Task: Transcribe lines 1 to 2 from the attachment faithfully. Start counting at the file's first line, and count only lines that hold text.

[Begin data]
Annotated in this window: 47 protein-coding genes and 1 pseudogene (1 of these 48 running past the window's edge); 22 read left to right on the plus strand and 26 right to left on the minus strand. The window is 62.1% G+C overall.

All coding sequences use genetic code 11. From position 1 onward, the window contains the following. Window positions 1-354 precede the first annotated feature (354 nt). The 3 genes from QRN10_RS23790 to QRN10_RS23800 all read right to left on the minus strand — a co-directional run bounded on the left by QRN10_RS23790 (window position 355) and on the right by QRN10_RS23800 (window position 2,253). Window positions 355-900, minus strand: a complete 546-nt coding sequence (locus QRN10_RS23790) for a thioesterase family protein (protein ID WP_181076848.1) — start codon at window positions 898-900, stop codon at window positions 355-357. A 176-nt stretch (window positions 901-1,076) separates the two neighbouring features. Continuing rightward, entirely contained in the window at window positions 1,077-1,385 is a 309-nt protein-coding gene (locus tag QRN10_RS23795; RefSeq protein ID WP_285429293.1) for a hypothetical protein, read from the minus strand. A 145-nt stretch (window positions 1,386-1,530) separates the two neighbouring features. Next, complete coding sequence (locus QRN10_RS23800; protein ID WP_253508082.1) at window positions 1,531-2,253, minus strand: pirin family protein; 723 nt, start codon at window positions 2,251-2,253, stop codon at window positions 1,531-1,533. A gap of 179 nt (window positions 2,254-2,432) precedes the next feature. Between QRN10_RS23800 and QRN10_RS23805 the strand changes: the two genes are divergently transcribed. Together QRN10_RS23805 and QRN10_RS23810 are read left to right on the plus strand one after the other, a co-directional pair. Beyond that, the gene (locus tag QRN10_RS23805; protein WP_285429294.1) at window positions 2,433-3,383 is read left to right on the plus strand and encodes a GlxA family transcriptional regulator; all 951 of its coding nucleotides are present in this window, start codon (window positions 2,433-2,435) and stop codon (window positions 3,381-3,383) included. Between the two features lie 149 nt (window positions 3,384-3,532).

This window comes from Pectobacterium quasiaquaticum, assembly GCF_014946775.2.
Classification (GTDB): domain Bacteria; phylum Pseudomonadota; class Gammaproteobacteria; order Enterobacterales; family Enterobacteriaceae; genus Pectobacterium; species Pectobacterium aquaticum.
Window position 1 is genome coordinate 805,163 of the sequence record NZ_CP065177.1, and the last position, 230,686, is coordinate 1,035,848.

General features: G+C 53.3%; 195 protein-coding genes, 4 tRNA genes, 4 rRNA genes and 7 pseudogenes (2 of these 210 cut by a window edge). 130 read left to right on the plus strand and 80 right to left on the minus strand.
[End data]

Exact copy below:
Annotated in this window: 47 protein-coding genes and 1 pseudogene (1 of these 48 running past the window's edge); 22 read left to right on the plus strand and 26 right to left on the minus strand. The window is 62.1% G+C overall.

All coding sequences use genetic code 11. From position 1 onward, the window contains the following. Window positions 1-354 precede the first annotated feature (354 nt). The 3 genes from QRN10_RS23790 to QRN10_RS23800 all read right to left on the minus strand — a co-directional run bounded on the left by QRN10_RS23790 (window position 355) and on the right by QRN10_RS23800 (window position 2,253). Window positions 355-900, minus strand: a complete 546-nt coding sequence (locus QRN10_RS23790) for a thioesterase family protein (protein ID WP_181076848.1) — start codon at window positions 898-900, stop codon at window positions 355-357. A 176-nt stretch (window positions 901-1,076) separates the two neighbouring features. Continuing rightward, entirely contained in the window at window positions 1,077-1,385 is a 309-nt protein-coding gene (locus tag QRN10_RS23795; RefSeq protein ID WP_285429293.1) for a hypothetical protein, read from the minus strand. A 145-nt stretch (window positions 1,386-1,530) separates the two neighbouring features. Next, complete coding sequence (locus QRN10_RS23800; protein ID WP_253508082.1) at window positions 1,531-2,253, minus strand: pirin family protein; 723 nt, start codon at window positions 2,251-2,253, stop codon at window positions 1,531-1,533. A gap of 179 nt (window positions 2,254-2,432) precedes the next feature. Between QRN10_RS23800 and QRN10_RS23805 the strand changes: the two genes are divergently transcribed. Together QRN10_RS23805 and QRN10_RS23810 are read left to right on the plus strand one after the other, a co-directional pair. Beyond that, the gene (locus tag QRN10_RS23805; protein WP_285429294.1) at window positions 2,433-3,383 is read left to right on the plus strand and encodes a GlxA family transcriptional regulator; all 951 of its coding nucleotides are present in this window, start codon (window positions 2,433-2,435) and stop codon (window positions 3,381-3,383) included. Between the two features lie 149 nt (window positions 3,384-3,532).